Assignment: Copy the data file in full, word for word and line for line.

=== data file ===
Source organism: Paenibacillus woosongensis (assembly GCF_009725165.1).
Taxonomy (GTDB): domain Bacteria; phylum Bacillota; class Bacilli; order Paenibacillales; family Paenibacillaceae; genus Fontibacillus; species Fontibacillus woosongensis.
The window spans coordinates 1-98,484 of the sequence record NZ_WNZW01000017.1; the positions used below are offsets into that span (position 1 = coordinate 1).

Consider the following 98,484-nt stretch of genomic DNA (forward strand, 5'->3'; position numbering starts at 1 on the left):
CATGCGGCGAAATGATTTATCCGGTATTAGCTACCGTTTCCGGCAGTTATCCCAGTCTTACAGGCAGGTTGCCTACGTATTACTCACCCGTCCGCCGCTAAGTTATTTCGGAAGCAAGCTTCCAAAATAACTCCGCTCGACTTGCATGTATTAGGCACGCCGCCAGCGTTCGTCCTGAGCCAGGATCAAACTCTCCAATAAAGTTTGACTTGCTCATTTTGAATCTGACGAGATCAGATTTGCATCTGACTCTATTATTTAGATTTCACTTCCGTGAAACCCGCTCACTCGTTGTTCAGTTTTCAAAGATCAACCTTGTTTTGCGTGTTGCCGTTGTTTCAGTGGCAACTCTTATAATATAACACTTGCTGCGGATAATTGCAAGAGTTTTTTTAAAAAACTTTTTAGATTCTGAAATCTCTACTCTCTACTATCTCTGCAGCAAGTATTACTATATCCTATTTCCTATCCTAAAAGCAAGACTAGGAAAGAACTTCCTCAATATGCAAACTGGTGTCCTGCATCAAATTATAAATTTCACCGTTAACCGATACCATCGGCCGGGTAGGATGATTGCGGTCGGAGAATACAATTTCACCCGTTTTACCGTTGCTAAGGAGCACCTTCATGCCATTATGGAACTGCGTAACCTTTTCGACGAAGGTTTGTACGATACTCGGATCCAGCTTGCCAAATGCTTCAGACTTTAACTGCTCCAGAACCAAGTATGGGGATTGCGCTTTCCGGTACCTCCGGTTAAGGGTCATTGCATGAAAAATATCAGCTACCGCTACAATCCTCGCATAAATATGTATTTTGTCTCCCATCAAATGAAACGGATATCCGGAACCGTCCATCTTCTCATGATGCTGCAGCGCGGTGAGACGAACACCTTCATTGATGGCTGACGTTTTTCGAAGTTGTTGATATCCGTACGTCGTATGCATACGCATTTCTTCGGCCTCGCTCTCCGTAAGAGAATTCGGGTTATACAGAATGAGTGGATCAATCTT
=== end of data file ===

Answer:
Source organism: Paenibacillus woosongensis (assembly GCF_009725165.1).
Taxonomy (GTDB): domain Bacteria; phylum Bacillota; class Bacilli; order Paenibacillales; family Paenibacillaceae; genus Fontibacillus; species Fontibacillus woosongensis.
The window spans coordinates 1-98,484 of the sequence record NZ_WNZW01000017.1; the positions used below are offsets into that span (position 1 = coordinate 1).

Consider the following 98,484-nt stretch of genomic DNA (forward strand, 5'->3'; position numbering starts at 1 on the left):
CATGCGGCGAAATGATTTATCCGGTATTAGCTACCGTTTCCGGCAGTTATCCCAGTCTTACAGGCAGGTTGCCTACGTATTACTCACCCGTCCGCCGCTAAGTTATTTCGGAAGCAAGCTTCCAAAATAACTCCGCTCGACTTGCATGTATTAGGCACGCCGCCAGCGTTCGTCCTGAGCCAGGATCAAACTCTCCAATAAAGTTTGACTTGCTCATTTTGAATCTGACGAGATCAGATTTGCATCTGACTCTATTATTTAGATTTCACTTCCGTGAAACCCGCTCACTCGTTGTTCAGTTTTCAAAGATCAACCTTGTTTTGCGTGTTGCCGTTGTTTCAGTGGCAACTCTTATAATATAACACTTGCTGCGGATAATTGCAAGAGTTTTTTTAAAAAACTTTTTAGATTCTGAAATCTCTACTCTCTACTATCTCTGCAGCAAGTATTACTATATCCTATTTCCTATCCTAAAAGCAAGACTAGGAAAGAACTTCCTCAATATGCAAACTGGTGTCCTGCATCAAATTATAAATTTCACCGTTAACCGATACCATCGGCCGGGTAGGATGATTGCGGTCGGAGAATACAATTTCACCCGTTTTACCGTTGCTAAGGAGCACCTTCATGCCATTATGGAACTGCGTAACCTTTTCGACGAAGGTTTGTACGATACTCGGATCCAGCTTGCCAAATGCTTCAGACTTTAACTGCTCCAGAACCAAGTATGGGGATTGCGCTTTCCGGTACCTCCGGTTAAGGGTCATTGCATGAAAAATATCAGCTACCGCTACAATCCTCGCATAAATATGTATTTTGTCTCCCATCAAATGAAACGGATATCCGGAACCGTCCATCTTCTCATGATGCTGCAGCGCGGTGAGACGAACACCTTCATTGATGGCTGACGTTTTTCGAAGTTGTTGATATCCGTACGTCGTATGCATACGCATTTCTTCGGCCTCGCTCTCCGTAAGAGAATTCGGGTTATACAGAATGAGTGGATCAATCTT